Tristan Hazell lives and works in the shadow of the Westway on Portobello Road. What follows is a collection of observations, reviews, social comment, fiction, poetry, art criticism and more. Much of it is fiction and some of it will offend someone somewhere, I hope.

Tuesday, June 28, 2016

Why immigrants matter.





As a 10 year old in the 1960's we lived on a fruit and hop farm in Kent. The house was surrounded by hop gardens ( even now I can remember my awe at first standing in a hop garden among the serried majesty of it all), cherry orchards, strawberry and blackcurrant fields. In the farmyard were barns and working Oast houses.

In late summer working class London families would descend upon the farm for the hop picking. They stayed in a row of small brick and corrugated iron huts alongside the lane that led to the village. Often 3 generations of a family would be there to work in the fields and in the sorting sheds. It was their summer holiday and it was a tradition that went back years. The kids were obviously taken out of school because I remember them, armed with pen knives, ambushing us on our way to school with offers of 'You want a knife fight'.

A number of factors put paid to that tradition. Cheap air travel allowing for 'Spanish holidays' and child labour laws being two of them.

It was in a time before the influx of much needed European migrant workers to facilitate the harvest. It seems that it had become 'Infra Dig' to the English.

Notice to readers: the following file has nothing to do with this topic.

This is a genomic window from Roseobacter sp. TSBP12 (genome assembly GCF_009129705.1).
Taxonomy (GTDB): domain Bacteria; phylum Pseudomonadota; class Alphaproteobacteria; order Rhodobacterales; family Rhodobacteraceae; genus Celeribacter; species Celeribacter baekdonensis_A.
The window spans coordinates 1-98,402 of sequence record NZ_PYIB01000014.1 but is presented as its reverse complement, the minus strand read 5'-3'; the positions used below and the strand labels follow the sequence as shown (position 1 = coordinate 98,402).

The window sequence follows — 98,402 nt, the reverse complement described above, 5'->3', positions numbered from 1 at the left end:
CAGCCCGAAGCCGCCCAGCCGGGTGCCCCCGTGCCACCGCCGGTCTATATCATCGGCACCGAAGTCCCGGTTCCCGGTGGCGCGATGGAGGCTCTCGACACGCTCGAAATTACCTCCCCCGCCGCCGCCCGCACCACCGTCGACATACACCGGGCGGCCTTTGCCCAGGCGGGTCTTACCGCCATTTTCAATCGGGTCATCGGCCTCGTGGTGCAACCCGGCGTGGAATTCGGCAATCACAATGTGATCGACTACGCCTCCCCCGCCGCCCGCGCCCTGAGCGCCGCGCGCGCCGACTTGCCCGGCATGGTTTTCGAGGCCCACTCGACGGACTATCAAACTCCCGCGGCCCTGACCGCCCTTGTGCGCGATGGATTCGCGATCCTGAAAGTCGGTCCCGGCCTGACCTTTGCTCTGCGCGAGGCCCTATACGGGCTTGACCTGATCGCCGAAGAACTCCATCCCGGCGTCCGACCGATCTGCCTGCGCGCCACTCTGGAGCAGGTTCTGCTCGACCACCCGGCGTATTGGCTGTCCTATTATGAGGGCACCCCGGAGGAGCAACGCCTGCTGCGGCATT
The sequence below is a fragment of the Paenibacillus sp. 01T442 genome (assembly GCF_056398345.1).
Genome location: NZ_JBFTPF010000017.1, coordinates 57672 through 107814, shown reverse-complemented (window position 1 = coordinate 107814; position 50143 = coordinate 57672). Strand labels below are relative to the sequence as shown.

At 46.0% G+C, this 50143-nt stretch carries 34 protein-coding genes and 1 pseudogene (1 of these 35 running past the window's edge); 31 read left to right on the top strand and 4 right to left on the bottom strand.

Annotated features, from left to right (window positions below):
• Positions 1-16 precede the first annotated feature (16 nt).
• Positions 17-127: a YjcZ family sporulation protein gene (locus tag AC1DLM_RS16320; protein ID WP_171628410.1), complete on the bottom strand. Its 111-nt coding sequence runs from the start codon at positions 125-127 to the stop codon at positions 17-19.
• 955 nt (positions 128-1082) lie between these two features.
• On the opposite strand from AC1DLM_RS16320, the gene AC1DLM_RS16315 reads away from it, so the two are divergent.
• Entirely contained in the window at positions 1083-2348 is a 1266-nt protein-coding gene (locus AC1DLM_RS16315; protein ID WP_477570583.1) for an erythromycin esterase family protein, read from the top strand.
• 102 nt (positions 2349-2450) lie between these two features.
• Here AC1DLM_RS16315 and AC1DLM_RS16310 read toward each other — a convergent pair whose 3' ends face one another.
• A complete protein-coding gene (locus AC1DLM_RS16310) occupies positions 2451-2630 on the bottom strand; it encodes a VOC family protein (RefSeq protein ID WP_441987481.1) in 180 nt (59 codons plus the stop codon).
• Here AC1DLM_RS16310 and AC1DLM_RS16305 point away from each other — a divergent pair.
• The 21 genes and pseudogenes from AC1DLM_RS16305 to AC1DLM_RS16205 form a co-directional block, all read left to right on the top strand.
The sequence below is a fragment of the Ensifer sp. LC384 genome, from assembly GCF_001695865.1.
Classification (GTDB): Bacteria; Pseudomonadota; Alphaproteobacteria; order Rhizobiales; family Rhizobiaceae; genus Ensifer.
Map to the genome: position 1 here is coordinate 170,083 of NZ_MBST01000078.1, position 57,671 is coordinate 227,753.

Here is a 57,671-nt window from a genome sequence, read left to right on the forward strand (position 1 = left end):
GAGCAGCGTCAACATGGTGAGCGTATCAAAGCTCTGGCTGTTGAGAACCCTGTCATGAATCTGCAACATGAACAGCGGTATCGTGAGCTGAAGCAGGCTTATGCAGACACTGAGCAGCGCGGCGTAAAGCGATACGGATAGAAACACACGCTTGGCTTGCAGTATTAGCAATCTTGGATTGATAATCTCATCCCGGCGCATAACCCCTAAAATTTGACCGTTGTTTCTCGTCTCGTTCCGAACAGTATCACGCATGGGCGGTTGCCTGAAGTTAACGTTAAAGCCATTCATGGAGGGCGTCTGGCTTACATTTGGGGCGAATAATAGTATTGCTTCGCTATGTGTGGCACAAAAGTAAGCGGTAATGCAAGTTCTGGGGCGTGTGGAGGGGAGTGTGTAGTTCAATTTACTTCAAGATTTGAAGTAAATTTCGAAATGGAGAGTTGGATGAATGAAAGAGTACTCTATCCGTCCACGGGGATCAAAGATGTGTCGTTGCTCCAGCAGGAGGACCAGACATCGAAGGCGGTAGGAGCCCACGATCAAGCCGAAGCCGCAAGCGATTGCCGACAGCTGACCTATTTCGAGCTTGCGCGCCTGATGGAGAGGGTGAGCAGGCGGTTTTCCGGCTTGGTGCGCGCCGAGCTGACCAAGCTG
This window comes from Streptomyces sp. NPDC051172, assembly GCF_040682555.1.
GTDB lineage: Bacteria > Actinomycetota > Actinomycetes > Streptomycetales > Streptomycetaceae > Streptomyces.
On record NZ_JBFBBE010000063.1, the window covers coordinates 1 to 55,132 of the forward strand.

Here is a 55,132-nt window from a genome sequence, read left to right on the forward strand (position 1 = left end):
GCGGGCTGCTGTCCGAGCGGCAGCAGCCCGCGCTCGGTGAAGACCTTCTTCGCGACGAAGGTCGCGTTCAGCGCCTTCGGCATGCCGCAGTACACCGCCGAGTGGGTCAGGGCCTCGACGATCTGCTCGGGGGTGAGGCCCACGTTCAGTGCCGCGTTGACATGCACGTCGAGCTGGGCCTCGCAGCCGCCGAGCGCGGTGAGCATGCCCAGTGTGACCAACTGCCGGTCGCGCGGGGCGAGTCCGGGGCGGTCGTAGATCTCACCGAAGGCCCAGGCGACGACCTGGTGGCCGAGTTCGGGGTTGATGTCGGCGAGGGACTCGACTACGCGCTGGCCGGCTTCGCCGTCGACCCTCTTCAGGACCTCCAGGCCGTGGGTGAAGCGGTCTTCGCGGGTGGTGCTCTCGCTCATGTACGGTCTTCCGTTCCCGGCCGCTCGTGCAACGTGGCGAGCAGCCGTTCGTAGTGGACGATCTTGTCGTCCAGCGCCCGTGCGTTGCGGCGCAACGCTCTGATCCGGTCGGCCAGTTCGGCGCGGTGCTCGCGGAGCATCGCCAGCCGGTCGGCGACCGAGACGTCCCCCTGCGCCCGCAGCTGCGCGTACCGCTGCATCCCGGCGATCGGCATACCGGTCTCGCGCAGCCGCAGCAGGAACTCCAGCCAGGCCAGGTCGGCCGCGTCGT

Now, having looked on Google Earth I see that the hop gardens have gone, the cherry trees have gone, the blackcurrant fields have gone, and with them no doubt the ubiquitous red birdshit that peppered everything. The farmyard has gone save two of the Oast houses which have been converted into a substantial home, The pickers huts have gone. My part of the 'Garden of England' has become arable farmland and grazing. Bland.

Two years later, on the edge of the fens in the shadow of Ely Cathedral, farmers arrived at  school prior to harvest (here it was sugar beet and other root vegetable country) to drum up a workforce for the fields. I have mixed feelings about those days spent in a beet field armed with a 12 inch machete, decapitating the earthy beasts before lobbing them into a slow moving trailer. I was 12. Later in the season, during the winter holiday, the task would be to cover winter carrots with straw to protect them from the frost. My testicles have never recovered.

At that time we lived on a pig farm where I learned to castrate piglets and shoot rats in the feed bins. Both skills will now serve me well in dealing with Farage and his mob.

Child labour laws ensure that all of that is a thing of the past.

It was in a time before the influx of much needed European migrant workers to facilitate the harvest.  which had become 'Infra Dig' to the English who continue to list 'Cider with Rosie' as a favourite book.

Much of our 'homegrown' food  is now brought in from the fields by these migrants, they are essential because no-one else will do it. Every-one demands cheap produce in the shops, even the racists clamouring for  said immigrants departure whilst they book their retirements in Benidorm.







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